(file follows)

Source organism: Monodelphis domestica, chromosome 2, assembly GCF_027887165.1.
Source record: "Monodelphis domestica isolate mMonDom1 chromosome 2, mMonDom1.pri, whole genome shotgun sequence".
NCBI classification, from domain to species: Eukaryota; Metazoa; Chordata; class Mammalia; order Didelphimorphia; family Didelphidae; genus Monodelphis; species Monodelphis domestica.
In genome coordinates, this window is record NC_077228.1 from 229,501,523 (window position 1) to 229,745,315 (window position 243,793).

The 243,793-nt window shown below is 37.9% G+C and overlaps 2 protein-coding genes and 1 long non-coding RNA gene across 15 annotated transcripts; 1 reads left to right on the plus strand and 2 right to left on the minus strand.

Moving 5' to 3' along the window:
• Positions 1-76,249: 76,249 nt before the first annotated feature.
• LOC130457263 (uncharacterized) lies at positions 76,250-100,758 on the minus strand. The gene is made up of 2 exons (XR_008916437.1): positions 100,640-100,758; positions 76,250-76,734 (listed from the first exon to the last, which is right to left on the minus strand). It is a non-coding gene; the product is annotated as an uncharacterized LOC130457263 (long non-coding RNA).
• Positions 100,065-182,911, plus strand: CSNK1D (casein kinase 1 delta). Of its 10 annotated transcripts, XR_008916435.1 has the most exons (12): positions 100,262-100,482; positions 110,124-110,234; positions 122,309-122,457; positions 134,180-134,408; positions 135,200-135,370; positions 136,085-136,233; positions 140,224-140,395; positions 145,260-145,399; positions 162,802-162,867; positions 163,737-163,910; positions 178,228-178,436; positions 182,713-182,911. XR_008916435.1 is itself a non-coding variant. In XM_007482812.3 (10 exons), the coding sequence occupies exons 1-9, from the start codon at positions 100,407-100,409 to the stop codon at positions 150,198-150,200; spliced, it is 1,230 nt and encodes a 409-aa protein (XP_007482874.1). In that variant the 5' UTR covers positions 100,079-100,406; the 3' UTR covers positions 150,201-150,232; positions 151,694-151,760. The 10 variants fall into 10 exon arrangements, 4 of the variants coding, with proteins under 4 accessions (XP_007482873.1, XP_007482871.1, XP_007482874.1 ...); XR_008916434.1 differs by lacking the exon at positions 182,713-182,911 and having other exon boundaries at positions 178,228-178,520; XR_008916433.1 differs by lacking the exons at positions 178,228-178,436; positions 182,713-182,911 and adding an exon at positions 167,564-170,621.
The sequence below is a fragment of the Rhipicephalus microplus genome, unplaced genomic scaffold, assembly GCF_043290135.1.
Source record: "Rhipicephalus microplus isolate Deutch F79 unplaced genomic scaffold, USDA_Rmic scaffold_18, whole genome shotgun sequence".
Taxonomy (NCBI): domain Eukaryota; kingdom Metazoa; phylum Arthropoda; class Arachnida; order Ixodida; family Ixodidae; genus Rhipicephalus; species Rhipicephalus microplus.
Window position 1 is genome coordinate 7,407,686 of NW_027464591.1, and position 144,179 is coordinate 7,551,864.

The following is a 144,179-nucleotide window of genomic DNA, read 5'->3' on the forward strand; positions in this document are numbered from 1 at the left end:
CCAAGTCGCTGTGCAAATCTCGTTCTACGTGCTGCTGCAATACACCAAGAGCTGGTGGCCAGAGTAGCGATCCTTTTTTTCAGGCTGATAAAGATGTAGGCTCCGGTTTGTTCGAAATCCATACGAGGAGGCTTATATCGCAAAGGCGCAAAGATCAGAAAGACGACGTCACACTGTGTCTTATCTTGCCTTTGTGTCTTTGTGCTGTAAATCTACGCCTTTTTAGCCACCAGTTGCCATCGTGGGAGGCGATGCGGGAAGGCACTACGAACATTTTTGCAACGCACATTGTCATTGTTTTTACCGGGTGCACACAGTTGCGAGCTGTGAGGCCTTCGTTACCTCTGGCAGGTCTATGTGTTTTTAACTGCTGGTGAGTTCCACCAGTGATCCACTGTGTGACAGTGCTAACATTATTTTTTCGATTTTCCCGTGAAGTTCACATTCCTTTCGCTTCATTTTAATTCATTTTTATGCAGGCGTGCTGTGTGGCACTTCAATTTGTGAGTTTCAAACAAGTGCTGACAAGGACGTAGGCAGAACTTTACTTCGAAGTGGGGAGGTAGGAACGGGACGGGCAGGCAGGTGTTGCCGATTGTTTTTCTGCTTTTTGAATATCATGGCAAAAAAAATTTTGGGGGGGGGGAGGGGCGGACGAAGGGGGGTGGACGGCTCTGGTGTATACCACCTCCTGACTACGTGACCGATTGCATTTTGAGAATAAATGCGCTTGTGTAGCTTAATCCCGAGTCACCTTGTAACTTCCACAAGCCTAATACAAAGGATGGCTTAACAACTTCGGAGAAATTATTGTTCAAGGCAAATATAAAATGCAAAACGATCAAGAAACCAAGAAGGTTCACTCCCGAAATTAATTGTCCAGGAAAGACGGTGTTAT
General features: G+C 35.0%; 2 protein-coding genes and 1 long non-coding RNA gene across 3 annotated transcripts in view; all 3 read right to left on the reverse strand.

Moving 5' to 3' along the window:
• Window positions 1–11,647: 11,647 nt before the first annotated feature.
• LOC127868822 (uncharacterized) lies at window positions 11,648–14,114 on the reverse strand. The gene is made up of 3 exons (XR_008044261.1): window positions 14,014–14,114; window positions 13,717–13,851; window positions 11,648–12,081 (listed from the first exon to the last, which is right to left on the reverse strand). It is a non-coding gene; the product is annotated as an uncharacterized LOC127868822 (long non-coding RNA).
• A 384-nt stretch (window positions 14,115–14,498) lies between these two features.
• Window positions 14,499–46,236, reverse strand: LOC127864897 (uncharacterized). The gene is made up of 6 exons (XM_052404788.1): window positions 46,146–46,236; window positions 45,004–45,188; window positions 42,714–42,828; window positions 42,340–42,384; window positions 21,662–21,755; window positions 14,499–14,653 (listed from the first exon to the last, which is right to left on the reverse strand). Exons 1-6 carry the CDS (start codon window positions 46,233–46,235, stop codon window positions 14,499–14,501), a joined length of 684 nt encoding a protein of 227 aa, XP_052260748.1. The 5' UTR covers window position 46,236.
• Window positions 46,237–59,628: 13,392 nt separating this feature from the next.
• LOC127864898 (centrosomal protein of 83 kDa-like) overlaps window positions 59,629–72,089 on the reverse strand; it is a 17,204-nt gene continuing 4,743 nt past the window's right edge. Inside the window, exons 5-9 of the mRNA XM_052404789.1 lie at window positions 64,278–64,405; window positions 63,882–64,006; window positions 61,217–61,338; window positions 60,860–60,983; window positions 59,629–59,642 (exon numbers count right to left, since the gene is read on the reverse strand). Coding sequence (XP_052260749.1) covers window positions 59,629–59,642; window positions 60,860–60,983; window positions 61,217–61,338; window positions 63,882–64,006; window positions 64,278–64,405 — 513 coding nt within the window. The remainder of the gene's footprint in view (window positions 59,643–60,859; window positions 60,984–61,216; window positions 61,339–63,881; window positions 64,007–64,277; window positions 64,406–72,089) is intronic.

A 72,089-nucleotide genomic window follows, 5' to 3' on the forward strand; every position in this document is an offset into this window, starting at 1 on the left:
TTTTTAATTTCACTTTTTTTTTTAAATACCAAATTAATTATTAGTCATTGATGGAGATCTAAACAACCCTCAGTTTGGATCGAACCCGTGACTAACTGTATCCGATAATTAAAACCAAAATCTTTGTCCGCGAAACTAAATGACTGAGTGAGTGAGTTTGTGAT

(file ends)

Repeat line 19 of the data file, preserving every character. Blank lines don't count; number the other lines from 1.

• LOC127868822 (uncharacterized) lies at window positions 11,648–14,114 on the reverse strand. The gene is made up of 3 exons (XR_008044261.1): window positions 14,014–14,114; window positions 13,717–13,851; window positions 11,648–12,081 (listed from the first exon to the last, which is right to left on the reverse strand). It is a non-coding gene; the product is annotated as an uncharacterized LOC127868822 (long non-coding RNA).